Still, today’s vote was strong enough and bipartisan enough that it’s easy to believe the long tax holiday of Internet shopping is coming to a close.
Five US states currently have no sales tax: Montana, New Hampshire, Delaware, Oregon, and Alaska. Of those states, all but the two senators from Delaware opposed the bill.
President Franklin Roosevelt’s “New Deal,” has long been credited with rescuing the nation from the Great Depression of the 1930′s. Lee Ohanian, Professor of Economics at UCLA, challenges this conventional wisdom in a provocative examination of FDR’s economic policies.
“I say good,” Carolla declared. “That’s all we have. That’s all we have ever had, is as a society. I mean, there are not enough counselors or dietitians or cops. We have to shame. I would like to expand the shaming to welfare moms and deadbeat dads and people who think it’s a good idea to fly in flip flops. I want shaming. It keeps society in order.”
Host Bill O’Reilly asked Carolla if there should be exceptions for health problems that lead to obesity, but the “Not Taco Bell Material” author said any exceptions would ultimately be pointless.
“Well, listen, I think they are going to get beat up by society no matter what,” Carolla replied. “I mean, prom season is not great when you’re fat. And dating is tough. And even job interviews. I mean, society gets its pound of flesh out of these people. … But, eventually when there is more of them than there are of us, they will literally crush us. This way, if you think about it … they’re going to take over the world with their enormity.”
Far from opposing stigmas, liberals are the main propagators of them — against cigarettes, guns, plastic bags, obesity, not recycling, Fox News, racist “code words,” not liking “Lincoln” and junk food.
The stigma against smoking has gone so swimmingly that you can’t enjoy a little tobacco pleasure 50 yards from another human being without some bossy woman marching over and accusing you of poisoning her.
California is currently running a series of “Reefer Madness”-style anti-smoking ads, including one that shows cigarette smoke going from a woman outside on her porch, up a story, through the door of another apartment, across the living room, down the hallway and into a room where a baby is sleeping. That would be the equivalent of the Bloomberg ads claiming teen pregnancy causes genocide.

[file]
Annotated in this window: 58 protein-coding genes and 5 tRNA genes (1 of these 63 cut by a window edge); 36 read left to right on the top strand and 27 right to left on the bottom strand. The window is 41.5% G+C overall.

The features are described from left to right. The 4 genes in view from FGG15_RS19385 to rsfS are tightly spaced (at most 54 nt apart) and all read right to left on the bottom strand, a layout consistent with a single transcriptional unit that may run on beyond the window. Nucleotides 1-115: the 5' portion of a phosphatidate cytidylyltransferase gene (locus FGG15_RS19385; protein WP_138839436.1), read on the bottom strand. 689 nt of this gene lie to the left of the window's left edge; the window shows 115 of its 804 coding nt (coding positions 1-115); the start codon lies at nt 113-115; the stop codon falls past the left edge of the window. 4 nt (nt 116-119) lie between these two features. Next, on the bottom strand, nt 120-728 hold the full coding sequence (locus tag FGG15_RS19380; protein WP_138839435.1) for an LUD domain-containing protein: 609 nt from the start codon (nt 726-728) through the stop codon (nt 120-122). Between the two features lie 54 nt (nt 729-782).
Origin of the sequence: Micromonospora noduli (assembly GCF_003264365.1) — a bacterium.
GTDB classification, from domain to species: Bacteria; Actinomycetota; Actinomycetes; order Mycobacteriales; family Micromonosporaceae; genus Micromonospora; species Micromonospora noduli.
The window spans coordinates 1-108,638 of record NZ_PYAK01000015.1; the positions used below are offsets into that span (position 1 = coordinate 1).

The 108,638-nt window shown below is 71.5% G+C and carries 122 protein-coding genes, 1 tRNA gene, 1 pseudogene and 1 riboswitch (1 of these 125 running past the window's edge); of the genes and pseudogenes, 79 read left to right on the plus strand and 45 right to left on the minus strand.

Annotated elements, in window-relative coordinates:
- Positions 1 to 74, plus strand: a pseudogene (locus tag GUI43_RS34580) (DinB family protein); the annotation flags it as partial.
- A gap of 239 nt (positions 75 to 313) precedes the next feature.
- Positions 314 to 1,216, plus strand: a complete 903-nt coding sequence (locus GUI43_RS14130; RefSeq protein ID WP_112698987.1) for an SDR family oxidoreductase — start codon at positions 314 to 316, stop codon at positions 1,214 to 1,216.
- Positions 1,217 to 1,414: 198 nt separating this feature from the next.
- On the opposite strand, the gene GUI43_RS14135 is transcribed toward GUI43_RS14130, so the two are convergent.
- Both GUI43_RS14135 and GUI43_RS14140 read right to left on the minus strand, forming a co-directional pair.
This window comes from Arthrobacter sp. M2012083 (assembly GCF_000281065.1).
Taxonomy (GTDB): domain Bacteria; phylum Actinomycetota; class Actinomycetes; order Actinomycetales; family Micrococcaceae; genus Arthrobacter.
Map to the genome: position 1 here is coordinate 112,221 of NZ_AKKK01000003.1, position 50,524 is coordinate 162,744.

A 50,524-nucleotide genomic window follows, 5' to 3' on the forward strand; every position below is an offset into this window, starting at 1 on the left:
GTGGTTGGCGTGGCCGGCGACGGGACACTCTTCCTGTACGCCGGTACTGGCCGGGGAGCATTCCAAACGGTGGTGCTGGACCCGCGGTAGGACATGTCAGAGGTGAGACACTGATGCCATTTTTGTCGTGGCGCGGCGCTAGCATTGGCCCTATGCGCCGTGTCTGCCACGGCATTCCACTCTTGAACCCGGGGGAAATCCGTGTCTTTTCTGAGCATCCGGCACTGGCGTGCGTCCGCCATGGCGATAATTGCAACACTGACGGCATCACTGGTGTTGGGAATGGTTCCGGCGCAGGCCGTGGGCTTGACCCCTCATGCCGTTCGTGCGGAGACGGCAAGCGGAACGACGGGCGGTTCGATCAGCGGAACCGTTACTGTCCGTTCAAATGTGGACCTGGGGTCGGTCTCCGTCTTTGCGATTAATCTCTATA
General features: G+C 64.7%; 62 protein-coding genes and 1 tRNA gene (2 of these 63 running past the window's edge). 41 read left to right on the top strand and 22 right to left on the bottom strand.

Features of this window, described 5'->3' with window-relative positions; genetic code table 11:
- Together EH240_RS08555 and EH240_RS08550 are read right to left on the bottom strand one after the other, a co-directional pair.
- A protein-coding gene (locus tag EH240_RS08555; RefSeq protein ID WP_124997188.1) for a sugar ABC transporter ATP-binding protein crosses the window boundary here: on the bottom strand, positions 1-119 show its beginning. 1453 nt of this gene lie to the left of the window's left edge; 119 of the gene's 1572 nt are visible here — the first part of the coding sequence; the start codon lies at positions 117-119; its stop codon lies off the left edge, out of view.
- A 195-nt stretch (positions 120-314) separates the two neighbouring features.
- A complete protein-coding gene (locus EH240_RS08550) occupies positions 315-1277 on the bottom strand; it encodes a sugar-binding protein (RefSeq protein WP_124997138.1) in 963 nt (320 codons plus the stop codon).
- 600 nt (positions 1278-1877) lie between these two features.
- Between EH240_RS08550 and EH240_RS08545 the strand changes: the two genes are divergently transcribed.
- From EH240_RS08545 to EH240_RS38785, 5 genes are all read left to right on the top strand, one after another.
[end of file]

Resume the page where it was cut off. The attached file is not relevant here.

And what exactly was the purpose of the Journal-News publishing the names and addresses of every legal gun owner in various counties in New York state a few months ago? To congratulate them? To start a hunting club?
No, I believe it was to stigmatize legal gun owners. The fact that we didn’t already know who they were proved that the problem isn’t legal gun ownership. All those legal guns — and no rash of drive-by shootings!
Los Angeles has banned plastic bags at supermarkets, even though reusable canvas bags are portable bacterial colonies. But a little ad campaign describing the downsides of teenage pregnancy — which is still subsidized — and liberals howl in protest.
One begins to suspect that liberals aren’t as interested in stopping teenagers from having illegitimate kids as they claim. Do they believe a teenager who gets pregnant out of wedlock is harming herself and her child as much a teenager who smokes? How about an unwed teen who smokes at a landfill?
It’s only a “shame-and-blame game” when liberals secretly approve of the behavior they pretend to oppose.
When asked about Rep. Paul Ryan’s (R-WI) tax proposals, Dr. Ben Carson said, “We have to be cognizant of whether we in fact want to be a nation where we rule our own lives, or whether we have the government invading every aspect of our life. This is a very, very serious issue and I think a lot of people are asleep at the wheel and we have to keep sounding the alarm until people recognize that we’re giving away the freedoms of our nation.”
“You know, those Capitol janitors will not get as much overtime. I’m sure they think less pay, that they’re taking home, does hurt.”
— Gene Sperling, director of the White House economic council, on ABC News’ “This Week,” March 3, 2013
“On the issue of the janitors, if you work for an hourly wage and you earn overtime, and you depend on that overtime to make ends meet, it is simply a fact that a reduction in overtime is a reduction in your pay.”
Sounds alarming. Good thing its just another Obama administration fearmongering lie that has earned 4 Pinocchio’s by the Washington Post.
At a news conference last Friday, President Obama claimed that, “starting tomorrow,” the “folks cleaning the floors at the Capitol” had “just got a pay cut” because of the automatic federal spending cuts known as the sequester.
The president very quickly earned Four Pinocchios for that statement, especially after senior officials at the Architect of the Capitol (AOC), the federal agency that employ janitors on the House side, and the office of the Sergeant at Arms (SAA), which employs janitors on the Senate side, issued statements saying the president’s comments were not true.